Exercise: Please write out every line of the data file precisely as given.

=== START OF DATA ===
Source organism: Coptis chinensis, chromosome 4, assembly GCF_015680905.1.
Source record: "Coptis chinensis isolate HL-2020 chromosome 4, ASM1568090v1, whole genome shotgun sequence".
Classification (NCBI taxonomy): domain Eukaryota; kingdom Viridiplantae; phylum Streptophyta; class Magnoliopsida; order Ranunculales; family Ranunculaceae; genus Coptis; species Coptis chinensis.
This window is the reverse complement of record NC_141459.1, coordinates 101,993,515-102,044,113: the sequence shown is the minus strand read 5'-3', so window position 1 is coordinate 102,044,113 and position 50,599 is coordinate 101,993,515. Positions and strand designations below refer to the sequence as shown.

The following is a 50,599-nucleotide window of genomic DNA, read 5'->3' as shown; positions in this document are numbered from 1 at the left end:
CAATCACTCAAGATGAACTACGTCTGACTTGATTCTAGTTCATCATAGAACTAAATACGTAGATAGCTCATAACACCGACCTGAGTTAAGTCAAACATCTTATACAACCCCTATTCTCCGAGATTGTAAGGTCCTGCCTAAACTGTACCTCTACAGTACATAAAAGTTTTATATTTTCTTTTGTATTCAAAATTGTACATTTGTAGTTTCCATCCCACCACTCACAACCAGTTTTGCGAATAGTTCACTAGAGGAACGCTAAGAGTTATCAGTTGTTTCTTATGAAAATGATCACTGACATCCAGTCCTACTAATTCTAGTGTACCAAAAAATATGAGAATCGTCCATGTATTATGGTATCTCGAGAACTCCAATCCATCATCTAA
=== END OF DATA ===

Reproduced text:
Source organism: Coptis chinensis, chromosome 4, assembly GCF_015680905.1.
Source record: "Coptis chinensis isolate HL-2020 chromosome 4, ASM1568090v1, whole genome shotgun sequence".
Classification (NCBI taxonomy): domain Eukaryota; kingdom Viridiplantae; phylum Streptophyta; class Magnoliopsida; order Ranunculales; family Ranunculaceae; genus Coptis; species Coptis chinensis.
This window is the reverse complement of record NC_141459.1, coordinates 101,993,515-102,044,113: the sequence shown is the minus strand read 5'-3', so window position 1 is coordinate 102,044,113 and position 50,599 is coordinate 101,993,515. Positions and strand designations below refer to the sequence as shown.

The following is a 50,599-nucleotide window of genomic DNA, read 5'->3' as shown; positions in this document are numbered from 1 at the left end:
CAATCACTCAAGATGAACTACGTCTGACTTGATTCTAGTTCATCATAGAACTAAATACGTAGATAGCTCATAACACCGACCTGAGTTAAGTCAAACATCTTATACAACCCCTATTCTCCGAGATTGTAAGGTCCTGCCTAAACTGTACCTCTACAGTACATAAAAGTTTTATATTTTCTTTTGTATTCAAAATTGTACATTTGTAGTTTCCATCCCACCACTCACAACCAGTTTTGCGAATAGTTCACTAGAGGAACGCTAAGAGTTATCAGTTGTTTCTTATGAAAATGATCACTGACATCCAGTCCTACTAATTCTAGTGTACCAAAAAATATGAGAATCGTCCATGTATTATGGTATCTCGAGAACTCCAATCCATCATCTAA